Insured property owners should be wary of contractors who offer to handle their claim “for free” if you let them do the work. This is sometimes called a “contingent agreement.” Since public adjusters must be licensed, such services are technically illegal. “It is difficult enough to master the manufacturer requirements and building codes without adding the
insurance policies, regulations, statutes and settlement procedures.
Likewise, beware of contractors and public adjusters who try to push you towards a lawyer when there is no sign of a legal problem. Most property insurance claims can be settled if both parties act professionally. On rare occasions, it may be necessary for an attorney to get involved if a coverage disagreement arises, or if the insurance company is simply not fulfilling its contract.
“Most people don’t know a lot about the details of their insurance policy,” Hordge says. “This may be the first time they will file a claim with their insurance company. There’s a lot to know and do to be sure of getting a fair and proper settlement. A time of crisis is a hard time to figure things out. That’s why many people turn to a public insurance adjuster (PA) for help.”
For those not familiar with public adjusters, TAPIA offers this overview:
- A PA represents the insured home or commercial property owner (the policyholder) in preparing, presenting, and settling a property insurance claim.A PA works only for the policyholder–not an insurance company, roofing company, repair company, or general contractor.
- In Texas, as in most other states, PAs are required to be tested, licensed, and current on continuing education requirements. To qualify for a license, a PA must demonstrate significant knowledge and competence in a broad range of areas related to property insurance, claims settlement and pertinent laws and regulations. The Texas Department of Insurance (TDI)regulates public adjusters.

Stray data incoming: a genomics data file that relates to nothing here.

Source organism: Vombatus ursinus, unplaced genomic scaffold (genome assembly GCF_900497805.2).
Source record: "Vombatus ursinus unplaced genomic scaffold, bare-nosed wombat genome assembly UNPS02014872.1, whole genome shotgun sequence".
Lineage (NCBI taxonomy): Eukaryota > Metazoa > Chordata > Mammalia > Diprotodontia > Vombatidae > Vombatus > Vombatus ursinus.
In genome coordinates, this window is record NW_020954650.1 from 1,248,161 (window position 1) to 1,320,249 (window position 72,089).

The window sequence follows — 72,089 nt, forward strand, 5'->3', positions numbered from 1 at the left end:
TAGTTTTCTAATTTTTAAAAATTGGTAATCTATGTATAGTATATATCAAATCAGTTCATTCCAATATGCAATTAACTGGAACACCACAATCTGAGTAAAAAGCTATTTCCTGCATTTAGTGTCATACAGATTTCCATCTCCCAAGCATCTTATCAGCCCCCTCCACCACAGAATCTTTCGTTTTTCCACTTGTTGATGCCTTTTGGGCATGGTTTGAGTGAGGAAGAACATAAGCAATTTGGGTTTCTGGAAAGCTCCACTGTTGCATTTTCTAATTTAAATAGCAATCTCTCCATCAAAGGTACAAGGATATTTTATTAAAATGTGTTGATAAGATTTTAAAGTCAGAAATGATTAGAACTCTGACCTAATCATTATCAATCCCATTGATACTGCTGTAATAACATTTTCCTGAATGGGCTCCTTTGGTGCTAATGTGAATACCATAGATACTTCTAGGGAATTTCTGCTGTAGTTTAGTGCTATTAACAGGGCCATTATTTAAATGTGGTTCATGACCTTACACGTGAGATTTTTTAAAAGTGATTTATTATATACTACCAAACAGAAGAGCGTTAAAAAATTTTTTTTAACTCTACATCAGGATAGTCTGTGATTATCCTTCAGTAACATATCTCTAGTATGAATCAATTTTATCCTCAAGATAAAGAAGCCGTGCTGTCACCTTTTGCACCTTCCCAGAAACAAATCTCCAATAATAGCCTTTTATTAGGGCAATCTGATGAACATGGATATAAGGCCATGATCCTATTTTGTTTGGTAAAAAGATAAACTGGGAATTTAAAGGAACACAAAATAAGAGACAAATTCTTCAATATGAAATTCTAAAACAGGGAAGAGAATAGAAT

- Insurance companies put the burden of proving a property loss on you—the policyholder. Few people have the necessary expertise or experience to meet that burden. A PA has specialized knowledge about insurance policies, current replacement costs, property repair, business income loss, and other elements of property loss that are critical to getting a fair and proper settlement.
- A public adjuster will: 1) Carefully review your insurance policy to be sure your claim meets all the requirements of your policy. 2) Thoroughly document and submit your notice of loss to the insurance company. 3) Work with the insurance company adjuster to agree on the proper amount owed to you. 4) Guide you in the claims process if additional steps are required.
Visit the TAPIA website (mytapia.org) for more information about PAs; a list of TAPIA members; a Q&A document, What You Need to Know about Public Insurance Adjusters;and other helpful information. For immediate assistance, send email to TAPIA@mytapia.org or call 512-299-6680.